The aim of the present study was to measure the prevalence of multimorbidity in Bangladesh, India and China, and to assess the relationship between multimorbidity and patient's opinion regarding their involvement in healthcare decision-making and overall satisfaction of healthcare system. Cross-sectional data on 18 696 men and women aged 18 and above were collected from the World Health Survey of World Health Organization (WHO). Outcome variables were subjective rating of (1) healthcare system's ability to involve patients in decision-making, and (2) satisfaction with the way healthcare system runs in the country. Self-reported chronic conditions were used to measure the prevalence of multimorbidity. Out of 9 chronic conditions, back pain, arthritis, and chronic cough appeared to be the most prevalent ones among majority of the participants. About one-third of the participants in China (30.7%) and two-thirds in Bangladesh (66.1%) and India (66.6%) reported having at least one chronic illness. Prevalence of multimorbidity was highest in India (34.3%) followed by Bangladesh (28.8%) and China (14.3%). In Bangladesh, India and China, respectively 70.5%, 41.7%, 61.3% women and 54.5%, 42.8% and 58.8 % men expressed dissatisfaction regarding the way healthcare system runs in their country. In Bangladesh and India, men who were living with multimorbidity were more likely to rate the patient-centeredness as “bad” than those who had no disease illness. This study suggests that the prevalence of multimorbidity was remarkably high especially in Bangladesh and India. Higher likelihood of dissatisfaction about healthcare system among multimorbid patients might be indicative of inadequacy in the provision of care in qualitative and quantitative terms.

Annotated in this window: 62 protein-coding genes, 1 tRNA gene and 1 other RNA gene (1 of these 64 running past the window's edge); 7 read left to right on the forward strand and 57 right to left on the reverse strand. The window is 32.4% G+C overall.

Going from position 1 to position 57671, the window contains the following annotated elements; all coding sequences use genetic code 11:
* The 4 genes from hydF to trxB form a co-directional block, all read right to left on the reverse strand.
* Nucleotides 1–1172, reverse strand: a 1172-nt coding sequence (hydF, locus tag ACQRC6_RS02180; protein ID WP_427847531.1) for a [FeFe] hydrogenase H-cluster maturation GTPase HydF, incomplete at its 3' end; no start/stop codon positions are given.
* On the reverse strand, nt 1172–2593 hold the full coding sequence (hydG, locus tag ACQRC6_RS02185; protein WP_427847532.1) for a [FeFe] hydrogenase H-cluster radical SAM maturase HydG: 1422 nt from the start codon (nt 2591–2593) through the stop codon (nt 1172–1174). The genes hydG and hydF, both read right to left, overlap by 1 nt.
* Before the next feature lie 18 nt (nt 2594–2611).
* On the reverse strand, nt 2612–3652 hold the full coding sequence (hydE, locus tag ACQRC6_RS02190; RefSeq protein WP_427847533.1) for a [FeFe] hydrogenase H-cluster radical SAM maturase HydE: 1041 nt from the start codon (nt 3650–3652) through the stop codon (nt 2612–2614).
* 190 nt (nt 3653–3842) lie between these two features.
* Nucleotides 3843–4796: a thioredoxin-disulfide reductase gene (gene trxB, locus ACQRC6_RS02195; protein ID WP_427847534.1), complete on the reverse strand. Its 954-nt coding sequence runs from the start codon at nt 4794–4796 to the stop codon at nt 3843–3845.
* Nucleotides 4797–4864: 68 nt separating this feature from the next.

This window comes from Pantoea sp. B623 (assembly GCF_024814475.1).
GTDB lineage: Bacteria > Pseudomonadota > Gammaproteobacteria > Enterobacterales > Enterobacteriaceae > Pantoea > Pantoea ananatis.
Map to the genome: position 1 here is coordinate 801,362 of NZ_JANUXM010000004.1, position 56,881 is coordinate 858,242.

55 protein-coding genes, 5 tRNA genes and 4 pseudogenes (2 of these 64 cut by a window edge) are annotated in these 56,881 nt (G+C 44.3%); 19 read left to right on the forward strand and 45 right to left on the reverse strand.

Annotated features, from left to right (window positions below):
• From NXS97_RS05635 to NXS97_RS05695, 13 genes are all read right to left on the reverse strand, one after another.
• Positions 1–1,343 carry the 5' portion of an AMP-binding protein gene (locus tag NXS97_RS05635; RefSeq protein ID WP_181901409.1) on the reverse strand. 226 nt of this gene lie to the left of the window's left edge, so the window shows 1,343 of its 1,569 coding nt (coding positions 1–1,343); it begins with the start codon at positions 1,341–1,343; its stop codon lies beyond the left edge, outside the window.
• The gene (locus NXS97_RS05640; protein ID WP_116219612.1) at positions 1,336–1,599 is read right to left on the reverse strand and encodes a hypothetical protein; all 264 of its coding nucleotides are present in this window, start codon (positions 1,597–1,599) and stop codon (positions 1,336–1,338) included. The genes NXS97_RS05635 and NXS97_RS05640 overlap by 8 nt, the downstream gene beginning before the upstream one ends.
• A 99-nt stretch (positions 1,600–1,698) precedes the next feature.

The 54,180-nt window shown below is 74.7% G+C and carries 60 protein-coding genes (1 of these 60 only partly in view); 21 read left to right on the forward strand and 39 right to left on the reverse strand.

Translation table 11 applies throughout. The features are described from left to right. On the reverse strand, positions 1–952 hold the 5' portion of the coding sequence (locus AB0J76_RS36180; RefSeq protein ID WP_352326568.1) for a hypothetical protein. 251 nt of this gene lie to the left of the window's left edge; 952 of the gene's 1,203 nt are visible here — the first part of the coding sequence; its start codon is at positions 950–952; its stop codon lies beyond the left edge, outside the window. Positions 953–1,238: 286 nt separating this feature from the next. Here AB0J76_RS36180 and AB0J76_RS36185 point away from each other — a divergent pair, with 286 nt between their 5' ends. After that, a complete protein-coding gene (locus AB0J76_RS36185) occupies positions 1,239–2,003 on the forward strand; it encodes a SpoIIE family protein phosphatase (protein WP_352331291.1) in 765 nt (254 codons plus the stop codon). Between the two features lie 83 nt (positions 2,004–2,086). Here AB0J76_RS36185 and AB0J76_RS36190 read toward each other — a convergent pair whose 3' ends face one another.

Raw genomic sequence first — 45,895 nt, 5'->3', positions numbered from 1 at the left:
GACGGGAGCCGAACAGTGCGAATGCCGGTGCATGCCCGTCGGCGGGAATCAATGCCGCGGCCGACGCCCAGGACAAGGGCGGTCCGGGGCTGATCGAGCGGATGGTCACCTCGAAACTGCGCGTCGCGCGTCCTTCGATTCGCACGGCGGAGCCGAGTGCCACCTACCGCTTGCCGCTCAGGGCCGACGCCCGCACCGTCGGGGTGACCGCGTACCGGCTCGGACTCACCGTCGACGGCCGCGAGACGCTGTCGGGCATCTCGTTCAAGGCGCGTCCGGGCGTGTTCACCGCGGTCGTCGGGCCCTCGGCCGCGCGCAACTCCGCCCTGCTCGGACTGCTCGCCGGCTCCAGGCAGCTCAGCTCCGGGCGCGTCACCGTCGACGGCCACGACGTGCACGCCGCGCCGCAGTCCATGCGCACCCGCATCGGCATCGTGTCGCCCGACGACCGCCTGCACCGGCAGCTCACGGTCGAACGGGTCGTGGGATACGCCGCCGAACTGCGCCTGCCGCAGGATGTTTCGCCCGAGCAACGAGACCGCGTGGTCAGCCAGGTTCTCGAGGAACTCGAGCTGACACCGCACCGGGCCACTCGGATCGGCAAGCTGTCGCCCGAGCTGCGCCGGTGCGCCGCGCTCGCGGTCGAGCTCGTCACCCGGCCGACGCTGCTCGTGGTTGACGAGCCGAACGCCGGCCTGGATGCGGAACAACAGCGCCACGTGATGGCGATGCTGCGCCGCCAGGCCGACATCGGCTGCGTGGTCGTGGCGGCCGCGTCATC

- World Health Survey
- non-communicable chronic diseases
- patient satisfaction
ASJC Scopus subject areas